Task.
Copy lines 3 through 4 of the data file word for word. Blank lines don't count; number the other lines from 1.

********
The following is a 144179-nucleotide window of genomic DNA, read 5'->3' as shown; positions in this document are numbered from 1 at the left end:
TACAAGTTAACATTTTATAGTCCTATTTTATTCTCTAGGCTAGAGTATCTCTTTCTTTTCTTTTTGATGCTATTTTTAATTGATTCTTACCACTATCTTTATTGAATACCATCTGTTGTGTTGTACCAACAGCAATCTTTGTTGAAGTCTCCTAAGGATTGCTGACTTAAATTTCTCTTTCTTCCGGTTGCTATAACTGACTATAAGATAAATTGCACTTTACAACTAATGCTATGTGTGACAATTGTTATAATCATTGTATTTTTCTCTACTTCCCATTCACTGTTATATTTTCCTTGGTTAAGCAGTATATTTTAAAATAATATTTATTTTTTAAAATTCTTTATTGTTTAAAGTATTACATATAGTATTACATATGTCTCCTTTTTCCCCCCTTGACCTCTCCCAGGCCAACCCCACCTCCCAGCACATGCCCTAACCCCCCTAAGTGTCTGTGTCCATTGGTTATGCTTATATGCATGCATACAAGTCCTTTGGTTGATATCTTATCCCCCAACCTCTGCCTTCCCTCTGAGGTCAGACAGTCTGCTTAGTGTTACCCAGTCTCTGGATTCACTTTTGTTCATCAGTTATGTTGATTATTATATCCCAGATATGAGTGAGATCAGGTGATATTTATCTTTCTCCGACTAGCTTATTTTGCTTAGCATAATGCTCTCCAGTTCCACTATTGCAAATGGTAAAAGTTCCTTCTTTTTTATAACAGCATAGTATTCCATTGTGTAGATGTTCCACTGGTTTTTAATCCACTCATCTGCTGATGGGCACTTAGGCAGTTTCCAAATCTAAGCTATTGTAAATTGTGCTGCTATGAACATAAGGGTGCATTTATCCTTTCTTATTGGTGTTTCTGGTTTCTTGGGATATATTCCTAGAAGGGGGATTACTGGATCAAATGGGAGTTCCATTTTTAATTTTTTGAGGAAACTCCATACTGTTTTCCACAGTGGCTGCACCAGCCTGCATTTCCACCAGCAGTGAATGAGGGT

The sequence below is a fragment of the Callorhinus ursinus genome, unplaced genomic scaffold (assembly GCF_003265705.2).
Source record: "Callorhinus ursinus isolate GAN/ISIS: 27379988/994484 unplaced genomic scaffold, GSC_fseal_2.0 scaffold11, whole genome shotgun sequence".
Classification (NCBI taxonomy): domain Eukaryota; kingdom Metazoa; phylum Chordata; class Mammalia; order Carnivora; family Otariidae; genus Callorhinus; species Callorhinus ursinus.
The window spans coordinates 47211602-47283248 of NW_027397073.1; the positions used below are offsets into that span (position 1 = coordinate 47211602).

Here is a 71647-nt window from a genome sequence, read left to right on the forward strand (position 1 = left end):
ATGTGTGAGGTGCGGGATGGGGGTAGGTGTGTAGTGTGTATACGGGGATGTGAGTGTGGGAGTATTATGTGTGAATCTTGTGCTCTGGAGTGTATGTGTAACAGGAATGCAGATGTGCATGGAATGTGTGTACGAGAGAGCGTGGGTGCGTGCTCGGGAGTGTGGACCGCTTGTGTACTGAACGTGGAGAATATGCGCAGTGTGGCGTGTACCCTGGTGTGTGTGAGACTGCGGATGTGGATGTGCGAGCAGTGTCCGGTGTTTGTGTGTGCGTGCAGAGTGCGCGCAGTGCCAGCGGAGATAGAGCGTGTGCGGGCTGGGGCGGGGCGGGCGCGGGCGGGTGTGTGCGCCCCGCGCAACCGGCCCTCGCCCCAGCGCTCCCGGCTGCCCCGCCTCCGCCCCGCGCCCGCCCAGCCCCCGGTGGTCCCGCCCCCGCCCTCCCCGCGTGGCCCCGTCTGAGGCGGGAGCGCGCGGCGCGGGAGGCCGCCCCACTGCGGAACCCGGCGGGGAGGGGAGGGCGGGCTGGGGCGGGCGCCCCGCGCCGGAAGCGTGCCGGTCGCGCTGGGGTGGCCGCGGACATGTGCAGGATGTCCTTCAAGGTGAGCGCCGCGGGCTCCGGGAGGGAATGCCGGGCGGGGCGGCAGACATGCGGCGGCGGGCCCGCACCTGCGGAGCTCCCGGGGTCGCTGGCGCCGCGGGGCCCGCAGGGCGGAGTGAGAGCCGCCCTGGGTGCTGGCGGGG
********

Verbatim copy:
The sequence below is a fragment of the Callorhinus ursinus genome, unplaced genomic scaffold (assembly GCF_003265705.2).
Source record: "Callorhinus ursinus isolate GAN/ISIS: 27379988/994484 unplaced genomic scaffold, GSC_fseal_2.0 scaffold11, whole genome shotgun sequence".